- Patricia Arquette won an Academy Award in 2015 for Best Performance by an Actress in a Supporting Role for her role in Boyhood.
- Ellar Coltrane, who plays the boy of the title, was 7 years old when the movie started filming and 19 when it finished.
- Lorelei Linklater is only 3 months older than her on-screen brother Ellar Coltrane. Richard Linklater jokes that he didn't so much cast her in the movie, as given in when she insisted on playing the part after hearing about the project.
- David Blackwell played Liquor Store Clerk in Linklater's film Dazed and Confused, and again here in Boyhood.
- The guitar playing street performer is Ellar Coltrane's real father, Bruce Salmon. He is a musician based in Austin, TX where his cameo is set.
- Patricia Arquette filmed Medium during the entire span of this film.
- Although Patricia Arquette and Ethan Hawke's characters are billed as "mom" and "dad", their characters real names are revealed to be "Olivia" and "Mason Sr." in the film. In real life, Arquette's mother was also named "Olivia".
- According to Patricia Arquette, Richard Linklater asked her not to have any plastic surgeries, since it wouldn't make sense for her character.
- None of the actors were contractually obligated to return to the film each year due to the De Havilland Law under California Labor Code, which makes it illegal to contract employees for more than seven years of work.
- Linklater has said that due to the fact that Arquette had been a mom at a very young age, she was the only actress he ever thought of for the part of Olivia.
- Boyhood had a budget of 4 million dollars and had a worldwide gross of 48.1 million dollars.
- This film was produced by IFC productions and distributed by IFC films. It was released on August 15, 2014.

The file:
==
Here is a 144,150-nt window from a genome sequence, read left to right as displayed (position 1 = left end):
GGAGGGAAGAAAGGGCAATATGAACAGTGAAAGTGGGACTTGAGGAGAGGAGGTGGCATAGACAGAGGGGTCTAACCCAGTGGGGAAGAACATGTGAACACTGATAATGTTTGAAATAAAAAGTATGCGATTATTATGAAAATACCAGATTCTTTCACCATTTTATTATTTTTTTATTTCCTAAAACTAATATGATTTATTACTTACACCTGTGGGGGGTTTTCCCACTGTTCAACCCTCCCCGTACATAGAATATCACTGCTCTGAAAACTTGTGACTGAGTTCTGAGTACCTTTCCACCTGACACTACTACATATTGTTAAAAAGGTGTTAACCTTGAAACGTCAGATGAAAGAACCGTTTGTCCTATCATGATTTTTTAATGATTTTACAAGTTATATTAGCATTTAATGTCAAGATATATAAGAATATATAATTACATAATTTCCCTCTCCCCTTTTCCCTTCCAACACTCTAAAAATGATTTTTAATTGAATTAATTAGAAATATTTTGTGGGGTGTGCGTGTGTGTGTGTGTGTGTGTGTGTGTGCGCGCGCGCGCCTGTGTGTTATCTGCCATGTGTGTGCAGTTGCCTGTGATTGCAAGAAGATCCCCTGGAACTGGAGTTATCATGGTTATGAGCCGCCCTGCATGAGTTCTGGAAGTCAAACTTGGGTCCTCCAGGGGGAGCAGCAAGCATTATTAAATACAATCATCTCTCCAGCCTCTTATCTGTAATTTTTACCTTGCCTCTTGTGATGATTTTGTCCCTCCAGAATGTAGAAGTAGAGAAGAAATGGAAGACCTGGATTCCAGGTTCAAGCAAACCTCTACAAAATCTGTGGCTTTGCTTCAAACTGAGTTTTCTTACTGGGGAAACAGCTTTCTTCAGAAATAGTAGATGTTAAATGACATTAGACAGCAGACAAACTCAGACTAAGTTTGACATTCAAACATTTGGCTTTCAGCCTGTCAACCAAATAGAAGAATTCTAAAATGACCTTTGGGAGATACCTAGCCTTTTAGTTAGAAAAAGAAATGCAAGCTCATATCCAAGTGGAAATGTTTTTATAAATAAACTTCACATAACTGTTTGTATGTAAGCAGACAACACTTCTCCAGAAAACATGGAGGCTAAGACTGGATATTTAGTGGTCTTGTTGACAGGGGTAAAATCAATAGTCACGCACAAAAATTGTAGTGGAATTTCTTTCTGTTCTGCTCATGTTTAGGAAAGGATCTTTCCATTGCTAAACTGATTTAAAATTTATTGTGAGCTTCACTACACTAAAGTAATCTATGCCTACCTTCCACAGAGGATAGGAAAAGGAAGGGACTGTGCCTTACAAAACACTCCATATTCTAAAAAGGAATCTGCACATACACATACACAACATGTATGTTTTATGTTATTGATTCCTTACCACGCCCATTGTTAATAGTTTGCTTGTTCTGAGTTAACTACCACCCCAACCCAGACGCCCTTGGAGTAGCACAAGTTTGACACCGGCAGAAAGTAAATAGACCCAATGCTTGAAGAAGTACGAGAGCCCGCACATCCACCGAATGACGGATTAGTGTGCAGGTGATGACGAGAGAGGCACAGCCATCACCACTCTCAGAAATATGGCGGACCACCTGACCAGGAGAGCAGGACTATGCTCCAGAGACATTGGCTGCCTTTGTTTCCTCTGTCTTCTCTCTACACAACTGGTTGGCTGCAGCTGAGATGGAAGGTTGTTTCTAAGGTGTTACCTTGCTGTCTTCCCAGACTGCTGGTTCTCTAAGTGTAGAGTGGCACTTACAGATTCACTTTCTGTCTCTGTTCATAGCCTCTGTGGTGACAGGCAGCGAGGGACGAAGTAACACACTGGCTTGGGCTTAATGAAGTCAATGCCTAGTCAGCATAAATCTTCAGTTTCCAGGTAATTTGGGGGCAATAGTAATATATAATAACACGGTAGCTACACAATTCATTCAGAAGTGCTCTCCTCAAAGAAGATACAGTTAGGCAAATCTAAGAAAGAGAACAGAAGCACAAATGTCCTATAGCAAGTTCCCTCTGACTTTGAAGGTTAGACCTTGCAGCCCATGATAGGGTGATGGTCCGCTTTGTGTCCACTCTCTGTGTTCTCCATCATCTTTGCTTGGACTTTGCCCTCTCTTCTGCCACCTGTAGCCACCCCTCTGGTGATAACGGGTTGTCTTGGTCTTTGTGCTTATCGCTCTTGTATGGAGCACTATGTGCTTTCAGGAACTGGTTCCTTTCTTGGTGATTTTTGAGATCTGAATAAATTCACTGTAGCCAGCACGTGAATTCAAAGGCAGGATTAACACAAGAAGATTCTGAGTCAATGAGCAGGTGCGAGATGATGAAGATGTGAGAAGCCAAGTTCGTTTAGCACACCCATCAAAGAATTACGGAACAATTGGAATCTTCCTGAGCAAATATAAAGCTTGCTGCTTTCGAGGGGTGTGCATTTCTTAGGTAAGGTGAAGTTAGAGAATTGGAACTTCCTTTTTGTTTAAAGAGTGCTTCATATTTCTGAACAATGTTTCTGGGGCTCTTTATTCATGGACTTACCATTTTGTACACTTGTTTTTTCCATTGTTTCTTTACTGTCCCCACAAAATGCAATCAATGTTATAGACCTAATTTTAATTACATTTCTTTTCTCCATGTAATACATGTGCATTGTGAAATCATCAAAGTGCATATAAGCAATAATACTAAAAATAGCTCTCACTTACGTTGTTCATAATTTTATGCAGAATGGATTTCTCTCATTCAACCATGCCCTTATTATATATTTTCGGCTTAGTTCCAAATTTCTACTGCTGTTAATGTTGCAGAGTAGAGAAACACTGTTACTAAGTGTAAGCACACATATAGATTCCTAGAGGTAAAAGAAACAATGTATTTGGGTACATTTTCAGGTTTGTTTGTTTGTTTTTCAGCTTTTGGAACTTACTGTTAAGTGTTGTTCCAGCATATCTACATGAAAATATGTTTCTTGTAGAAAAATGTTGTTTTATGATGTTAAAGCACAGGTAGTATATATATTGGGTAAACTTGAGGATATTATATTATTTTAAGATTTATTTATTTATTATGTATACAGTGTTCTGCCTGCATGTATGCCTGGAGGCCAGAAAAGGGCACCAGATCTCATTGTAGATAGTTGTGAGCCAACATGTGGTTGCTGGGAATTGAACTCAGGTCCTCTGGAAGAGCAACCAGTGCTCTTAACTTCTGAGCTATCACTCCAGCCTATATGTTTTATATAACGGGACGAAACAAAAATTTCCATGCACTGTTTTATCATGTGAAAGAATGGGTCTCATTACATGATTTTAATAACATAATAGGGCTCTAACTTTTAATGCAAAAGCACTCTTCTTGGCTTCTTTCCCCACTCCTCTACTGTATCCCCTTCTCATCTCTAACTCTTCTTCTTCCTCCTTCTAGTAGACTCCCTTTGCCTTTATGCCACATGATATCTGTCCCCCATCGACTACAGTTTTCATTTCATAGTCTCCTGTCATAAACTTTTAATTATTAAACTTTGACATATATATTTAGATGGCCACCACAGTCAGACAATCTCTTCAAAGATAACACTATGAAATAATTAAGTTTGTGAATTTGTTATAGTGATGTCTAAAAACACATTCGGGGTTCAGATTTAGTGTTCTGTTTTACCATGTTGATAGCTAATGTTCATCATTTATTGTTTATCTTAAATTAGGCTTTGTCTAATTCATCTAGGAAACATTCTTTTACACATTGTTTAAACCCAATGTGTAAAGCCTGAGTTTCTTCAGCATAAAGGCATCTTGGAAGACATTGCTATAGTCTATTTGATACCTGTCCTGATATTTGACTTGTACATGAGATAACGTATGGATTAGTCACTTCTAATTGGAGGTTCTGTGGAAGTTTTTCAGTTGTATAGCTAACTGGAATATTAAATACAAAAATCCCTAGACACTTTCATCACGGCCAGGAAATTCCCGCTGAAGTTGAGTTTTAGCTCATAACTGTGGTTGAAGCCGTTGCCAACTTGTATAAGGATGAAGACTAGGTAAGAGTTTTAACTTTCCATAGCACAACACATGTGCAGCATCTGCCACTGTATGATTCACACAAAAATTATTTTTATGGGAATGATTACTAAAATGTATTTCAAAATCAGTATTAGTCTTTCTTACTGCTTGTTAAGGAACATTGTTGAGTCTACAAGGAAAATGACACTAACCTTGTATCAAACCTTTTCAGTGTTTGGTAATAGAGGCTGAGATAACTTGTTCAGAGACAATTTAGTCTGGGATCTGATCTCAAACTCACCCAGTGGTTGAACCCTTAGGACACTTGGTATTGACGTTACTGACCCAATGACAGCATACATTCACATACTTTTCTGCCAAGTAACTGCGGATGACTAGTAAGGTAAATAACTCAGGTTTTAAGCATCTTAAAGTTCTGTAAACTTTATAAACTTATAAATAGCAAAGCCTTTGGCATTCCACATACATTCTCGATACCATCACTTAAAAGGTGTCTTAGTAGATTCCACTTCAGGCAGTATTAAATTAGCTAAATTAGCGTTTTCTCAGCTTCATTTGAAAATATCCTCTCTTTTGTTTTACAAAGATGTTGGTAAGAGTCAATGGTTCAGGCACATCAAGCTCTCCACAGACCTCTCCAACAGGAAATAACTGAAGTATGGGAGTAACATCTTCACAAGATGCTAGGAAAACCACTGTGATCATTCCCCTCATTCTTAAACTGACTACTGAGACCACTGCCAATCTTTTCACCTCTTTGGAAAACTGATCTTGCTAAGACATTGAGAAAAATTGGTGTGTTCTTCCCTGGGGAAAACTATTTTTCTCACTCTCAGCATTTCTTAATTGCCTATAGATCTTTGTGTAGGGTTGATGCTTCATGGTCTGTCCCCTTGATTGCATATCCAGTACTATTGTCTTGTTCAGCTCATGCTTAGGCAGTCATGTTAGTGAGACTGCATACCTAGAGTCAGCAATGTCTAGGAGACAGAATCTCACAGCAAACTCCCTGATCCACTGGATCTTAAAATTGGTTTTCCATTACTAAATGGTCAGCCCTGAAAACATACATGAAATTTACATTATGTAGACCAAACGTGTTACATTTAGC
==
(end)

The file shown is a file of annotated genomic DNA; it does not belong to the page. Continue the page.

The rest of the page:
- This film was shot in Texas, USA.
- The film was shot over 45 days from May 2002 to August 2013 which, roughly speaking, is spanning more than 4000 days.
- The film began production as "The Untitled 12 Year Project" and then became just "12 Years". However when the film was finished, Richard Linklater changed the title to Boyhood, to avoid confusion with the similarly titled 12 Years A Slave.
- The baseball game that Dad brings Mason and Samantha to is a combination of two different Brewers / Astros games filmed 8 months apart. The footage of Roger Clemens is from a game held on August 18, 2005. The game that the characters actually attended was filmed on April 17, 2006. At this game, Jason Lane actually did hit a home run precisely where the camera was pointing.
- Mason's full name, as seen on his engraved Bible, is Mason Evans, Jr.
- Mason Sr.'s roommate Jimmy is played by Charlie Sexton, a real-life musician who toured with Bob Dylan for many years.
- The film takes place from 2002 to 2013.
- There are 143 scenes in the film.
- This was President Barack Obama's favorite film of 2014. Coincidentally, Obama's first presidential campaign is explicitly referenced during the 2008 portion of the film.
- Christopher Nolan revealed this film was his favorite of 2014, despite himself directing Interstellar the same year.
- The precise time frame of the movie is never made completely clear. The constantly changing time setting can only be identified by pop-culture references, the soundtrack (which has no original score), and advances in technology used by the characters.